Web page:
Theranos founder Elizabeth Holmes has been found guilty of conspiring to defraud investors.
A jury in California found Holmes guilty on four of 11 counts, including conspiracy to commit fraud against investors and three counts of wire fraud.
Holmes was accused of knowingly misleading investors over her blood testing start up, lying that her technology could identify diseases from just a few drops of blood.
The 37-year-old had pleaded not guilty in the landmark trial, with the charges carrying a maximum prison term of 20 years each.
The Silicon Valley boss had an estimated net worth of $4.5bn in 2015, according to Forbes, after founding Theranos in 2003.
A sentencing date has not yet been confirmed while a further hearing is scheduled for next week.
Holmes was acquitted on three counts of defrauding patients who paid for tests from Theranos, and a related conspiracy charge. The jury failed to reach a decision on three counts related to individual investors, after deliberating for seven days.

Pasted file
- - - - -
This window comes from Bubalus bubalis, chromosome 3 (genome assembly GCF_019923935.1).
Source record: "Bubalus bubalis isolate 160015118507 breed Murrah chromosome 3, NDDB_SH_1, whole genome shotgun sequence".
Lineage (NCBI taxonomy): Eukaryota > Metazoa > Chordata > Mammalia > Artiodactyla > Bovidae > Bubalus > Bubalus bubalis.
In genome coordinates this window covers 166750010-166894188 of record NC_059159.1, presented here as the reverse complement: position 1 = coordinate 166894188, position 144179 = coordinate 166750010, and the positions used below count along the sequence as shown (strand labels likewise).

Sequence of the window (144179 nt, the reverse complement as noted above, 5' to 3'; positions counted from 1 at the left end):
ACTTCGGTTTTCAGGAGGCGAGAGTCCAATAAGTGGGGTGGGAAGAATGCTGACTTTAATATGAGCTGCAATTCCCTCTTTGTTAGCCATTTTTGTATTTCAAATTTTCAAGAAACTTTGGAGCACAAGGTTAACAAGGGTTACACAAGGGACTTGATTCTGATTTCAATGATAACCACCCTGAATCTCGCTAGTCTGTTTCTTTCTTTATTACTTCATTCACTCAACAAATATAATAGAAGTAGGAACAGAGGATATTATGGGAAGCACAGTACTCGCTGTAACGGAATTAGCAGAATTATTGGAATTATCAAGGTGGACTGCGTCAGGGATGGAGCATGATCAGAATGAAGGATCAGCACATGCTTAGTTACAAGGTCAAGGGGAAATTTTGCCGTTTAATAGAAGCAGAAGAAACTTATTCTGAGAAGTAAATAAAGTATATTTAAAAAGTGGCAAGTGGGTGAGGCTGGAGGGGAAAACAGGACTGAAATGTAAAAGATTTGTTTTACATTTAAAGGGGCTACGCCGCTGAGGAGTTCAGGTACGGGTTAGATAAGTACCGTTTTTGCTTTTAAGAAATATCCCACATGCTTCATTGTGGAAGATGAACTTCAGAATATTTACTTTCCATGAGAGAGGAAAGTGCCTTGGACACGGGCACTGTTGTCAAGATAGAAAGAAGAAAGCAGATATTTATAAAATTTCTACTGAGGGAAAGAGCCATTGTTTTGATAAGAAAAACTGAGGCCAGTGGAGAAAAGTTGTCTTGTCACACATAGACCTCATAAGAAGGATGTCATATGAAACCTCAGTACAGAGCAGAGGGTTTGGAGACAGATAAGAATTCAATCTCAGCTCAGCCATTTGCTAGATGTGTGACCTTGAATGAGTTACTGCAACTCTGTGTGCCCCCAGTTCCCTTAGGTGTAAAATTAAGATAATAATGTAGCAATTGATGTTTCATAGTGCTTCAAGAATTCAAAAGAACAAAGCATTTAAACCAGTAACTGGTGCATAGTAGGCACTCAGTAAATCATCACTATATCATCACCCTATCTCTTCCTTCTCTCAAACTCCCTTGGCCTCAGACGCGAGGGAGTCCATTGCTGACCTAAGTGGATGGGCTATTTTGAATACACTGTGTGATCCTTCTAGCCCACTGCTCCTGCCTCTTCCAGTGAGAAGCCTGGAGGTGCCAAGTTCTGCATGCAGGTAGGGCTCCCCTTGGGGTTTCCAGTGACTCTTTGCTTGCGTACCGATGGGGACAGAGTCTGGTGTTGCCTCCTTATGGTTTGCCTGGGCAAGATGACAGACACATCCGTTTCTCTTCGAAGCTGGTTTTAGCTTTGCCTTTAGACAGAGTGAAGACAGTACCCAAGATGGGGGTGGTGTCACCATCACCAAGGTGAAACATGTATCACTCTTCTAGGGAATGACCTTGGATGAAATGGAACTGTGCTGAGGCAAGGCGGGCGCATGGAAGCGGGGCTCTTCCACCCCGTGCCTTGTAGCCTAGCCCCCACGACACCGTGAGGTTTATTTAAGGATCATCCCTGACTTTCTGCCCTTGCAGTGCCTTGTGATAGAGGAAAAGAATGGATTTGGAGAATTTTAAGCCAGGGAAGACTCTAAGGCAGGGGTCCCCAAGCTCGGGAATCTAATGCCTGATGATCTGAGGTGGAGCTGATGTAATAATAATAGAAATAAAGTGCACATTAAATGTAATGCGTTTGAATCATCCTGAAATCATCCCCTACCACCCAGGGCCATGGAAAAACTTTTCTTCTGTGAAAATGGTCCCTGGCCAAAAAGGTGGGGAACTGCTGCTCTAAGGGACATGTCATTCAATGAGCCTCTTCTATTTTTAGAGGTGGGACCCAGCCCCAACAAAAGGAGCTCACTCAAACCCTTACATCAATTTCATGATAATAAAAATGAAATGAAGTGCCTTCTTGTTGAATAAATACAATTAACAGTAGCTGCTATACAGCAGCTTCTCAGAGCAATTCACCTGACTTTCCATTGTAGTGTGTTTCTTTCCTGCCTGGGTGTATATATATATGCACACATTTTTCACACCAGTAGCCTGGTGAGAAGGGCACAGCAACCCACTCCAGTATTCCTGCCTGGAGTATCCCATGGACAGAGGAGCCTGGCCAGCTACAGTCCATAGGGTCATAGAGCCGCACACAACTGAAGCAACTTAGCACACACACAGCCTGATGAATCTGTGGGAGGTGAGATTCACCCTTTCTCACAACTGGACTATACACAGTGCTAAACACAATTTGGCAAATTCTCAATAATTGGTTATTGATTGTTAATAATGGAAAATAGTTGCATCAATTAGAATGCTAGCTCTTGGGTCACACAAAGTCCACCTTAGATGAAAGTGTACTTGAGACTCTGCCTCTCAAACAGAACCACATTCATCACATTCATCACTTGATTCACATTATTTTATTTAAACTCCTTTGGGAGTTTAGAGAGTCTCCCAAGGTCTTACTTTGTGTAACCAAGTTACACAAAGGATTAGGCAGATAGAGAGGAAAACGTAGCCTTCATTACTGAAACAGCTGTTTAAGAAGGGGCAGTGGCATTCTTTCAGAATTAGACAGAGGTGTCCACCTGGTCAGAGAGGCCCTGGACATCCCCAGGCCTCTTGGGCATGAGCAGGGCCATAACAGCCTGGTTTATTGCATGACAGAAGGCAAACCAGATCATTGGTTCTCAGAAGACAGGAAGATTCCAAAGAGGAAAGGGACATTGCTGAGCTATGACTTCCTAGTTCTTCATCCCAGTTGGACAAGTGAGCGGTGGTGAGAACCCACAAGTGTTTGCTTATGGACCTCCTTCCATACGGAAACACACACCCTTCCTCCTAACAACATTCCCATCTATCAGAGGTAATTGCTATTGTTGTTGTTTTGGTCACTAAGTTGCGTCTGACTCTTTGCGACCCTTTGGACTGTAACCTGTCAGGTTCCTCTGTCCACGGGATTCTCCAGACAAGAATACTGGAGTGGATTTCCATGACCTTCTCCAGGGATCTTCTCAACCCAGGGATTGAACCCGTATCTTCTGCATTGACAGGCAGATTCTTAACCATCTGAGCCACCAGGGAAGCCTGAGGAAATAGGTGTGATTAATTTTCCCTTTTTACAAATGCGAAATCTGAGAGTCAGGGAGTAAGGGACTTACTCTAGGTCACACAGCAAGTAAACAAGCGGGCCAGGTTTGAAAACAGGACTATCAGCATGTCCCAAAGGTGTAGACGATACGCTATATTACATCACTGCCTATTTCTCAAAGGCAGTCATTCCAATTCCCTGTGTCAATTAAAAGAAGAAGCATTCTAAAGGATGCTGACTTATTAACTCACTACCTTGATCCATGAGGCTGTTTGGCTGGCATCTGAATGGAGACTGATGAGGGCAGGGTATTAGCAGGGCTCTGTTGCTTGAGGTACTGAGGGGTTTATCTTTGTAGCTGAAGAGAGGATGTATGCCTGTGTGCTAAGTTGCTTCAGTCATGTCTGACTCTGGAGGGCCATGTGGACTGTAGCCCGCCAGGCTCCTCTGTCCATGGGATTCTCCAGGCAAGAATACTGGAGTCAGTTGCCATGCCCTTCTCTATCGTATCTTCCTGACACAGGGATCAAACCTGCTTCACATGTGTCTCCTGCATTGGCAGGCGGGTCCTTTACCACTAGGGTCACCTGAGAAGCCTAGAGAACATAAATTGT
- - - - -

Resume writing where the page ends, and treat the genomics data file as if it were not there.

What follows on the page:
During the months-long trial, the prosecution argued Holmes was fully aware she was selling an investors a false idea but was fuelled by ambition for the firm’s success.
Multiple lab directors testified to say they were instructed by the businesswoman to downplay their concerns over flaws in the firm’s technology.
Holmes was accused of choosing fraud “over business failure,” by prosecutor Jeff Schenk. “She chose to be dishonest with investors and patients. That choice was not only callous, it was criminal,” he said.
The defence had argued Holmes was a dedicated entrepreneur, having founded her firm at the young age of 19, and never knowingly defrauded any parties.
Testifying in her own defence, Holmes accused Ramesh Balwani, her former business partner and boyfriend, of emotional and sexual abuse. Balwani denies these allegations.